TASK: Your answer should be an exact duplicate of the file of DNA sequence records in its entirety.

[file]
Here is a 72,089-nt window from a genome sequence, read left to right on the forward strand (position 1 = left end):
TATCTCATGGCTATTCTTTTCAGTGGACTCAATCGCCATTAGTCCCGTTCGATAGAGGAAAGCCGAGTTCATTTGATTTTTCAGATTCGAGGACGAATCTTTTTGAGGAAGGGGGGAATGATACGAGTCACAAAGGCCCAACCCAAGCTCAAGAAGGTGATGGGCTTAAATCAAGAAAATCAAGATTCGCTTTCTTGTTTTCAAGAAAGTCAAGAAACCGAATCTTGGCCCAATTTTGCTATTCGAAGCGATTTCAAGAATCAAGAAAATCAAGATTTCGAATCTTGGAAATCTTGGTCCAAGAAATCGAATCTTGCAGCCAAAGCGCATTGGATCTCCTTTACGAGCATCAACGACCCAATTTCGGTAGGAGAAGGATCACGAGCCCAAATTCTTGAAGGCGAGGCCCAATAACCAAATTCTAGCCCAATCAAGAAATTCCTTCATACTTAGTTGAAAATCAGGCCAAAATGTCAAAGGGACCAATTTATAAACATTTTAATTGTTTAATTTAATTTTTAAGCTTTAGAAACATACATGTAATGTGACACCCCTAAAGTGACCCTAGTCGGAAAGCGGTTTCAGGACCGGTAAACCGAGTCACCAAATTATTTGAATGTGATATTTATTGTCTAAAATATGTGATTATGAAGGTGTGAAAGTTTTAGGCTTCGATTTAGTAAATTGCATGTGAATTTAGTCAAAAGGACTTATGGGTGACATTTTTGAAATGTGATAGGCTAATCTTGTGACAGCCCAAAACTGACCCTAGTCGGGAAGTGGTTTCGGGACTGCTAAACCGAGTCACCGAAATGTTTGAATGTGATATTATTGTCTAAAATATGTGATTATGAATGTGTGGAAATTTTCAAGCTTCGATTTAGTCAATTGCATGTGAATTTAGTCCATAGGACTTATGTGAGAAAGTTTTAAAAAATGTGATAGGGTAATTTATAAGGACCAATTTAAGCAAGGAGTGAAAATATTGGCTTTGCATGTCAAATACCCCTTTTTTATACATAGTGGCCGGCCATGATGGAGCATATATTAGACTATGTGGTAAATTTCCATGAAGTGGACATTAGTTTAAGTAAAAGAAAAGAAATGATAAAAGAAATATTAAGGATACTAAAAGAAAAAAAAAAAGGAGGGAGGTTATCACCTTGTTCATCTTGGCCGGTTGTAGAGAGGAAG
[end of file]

Here is a 72,089-nt window from a genome sequence, read left to right on the forward strand (position 1 = left end):
TATCTCATGGCTATTCTTTTCAGTGGACTCAATCGCCATTAGTCCCGTTCGATAGAGGAAAGCCGAGTTCATTTGATTTTTCAGATTCGAGGACGAATCTTTTTGAGGAAGGGGGGAATGATACGAGTCACAAAGGCCCAACCCAAGCTCAAGAAGGTGATGGGCTTAAATCAAGAAAATCAAGATTCGCTTTCTTGTTTTCAAGAAAGTCAAGAAACCGAATCTTGGCCCAATTTTGCTATTCGAAGCGATTTCAAGAATCAAGAAAATCAAGATTTCGAATCTTGGAAATCTTGGTCCAAGAAATCGAATCTTGCAGCCAAAGCGCATTGGATCTCCTTTACGAGCATCAACGACCCAATTTCGGTAGGAGAAGGATCACGAGCCCAAATTCTTGAAGGCGAGGCCCAATAACCAAATTCTAGCCCAATCAAGAAATTCCTTCATACTTAGTTGAAAATCAGGCCAAAATGTCAAAGGGACCAATTTATAAACATTTTAATTGTTTAATTTAATTTTTAAGCTTTAGAAACATACATGTAATGTGACACCCCTAAAGTGACCCTAGTCGGAAAGCGGTTTCAGGACCGGTAAACCGAGTCACCAAATTATTTGAATGTGATATTTATTGTCTAAAATATGTGATTATGAAGGTGTGAAAGTTTTAGGCTTCGATTTAGTAAATTGCATGTGAATTTAGTCAAAAGGACTTATGGGTGACATTTTTGAAATGTGATAGGCTAATCTTGTGACAGCCCAAAACTGACCCTAGTCGGGAAGTGGTTTCGGGACTGCTAAACCGAGTCACCGAAATGTTTGAATGTGATATTATTGTCTAAAATATGTGATTATGAATGTGTGGAAATTTTCAAGCTTCGATTTAGTCAATTGCATGTGAATTTAGTCCATAGGACTTATGTGAGAAAGTTTTAAAAAATGTGATAGGGTAATTTATAAGGACCAATTTAAGCAAGGAGTGAAAATATTGGCTTTGCATGTCAAATACCCCTTTTTTATACATAGTGGCCGGCCATGATGGAGCATATATTAGACTATGTGGTAAATTTCCATGAAGTGGACATTAGTTTAAGTAAAAGAAAAGAAATGATAAAAGAAATATTAAGGATACTAAAAGAAAAAAAAAAAGGAGGGAGGTTATCACCTTGTTCATCTTGGCCGGTTGTAGAGAGGAAG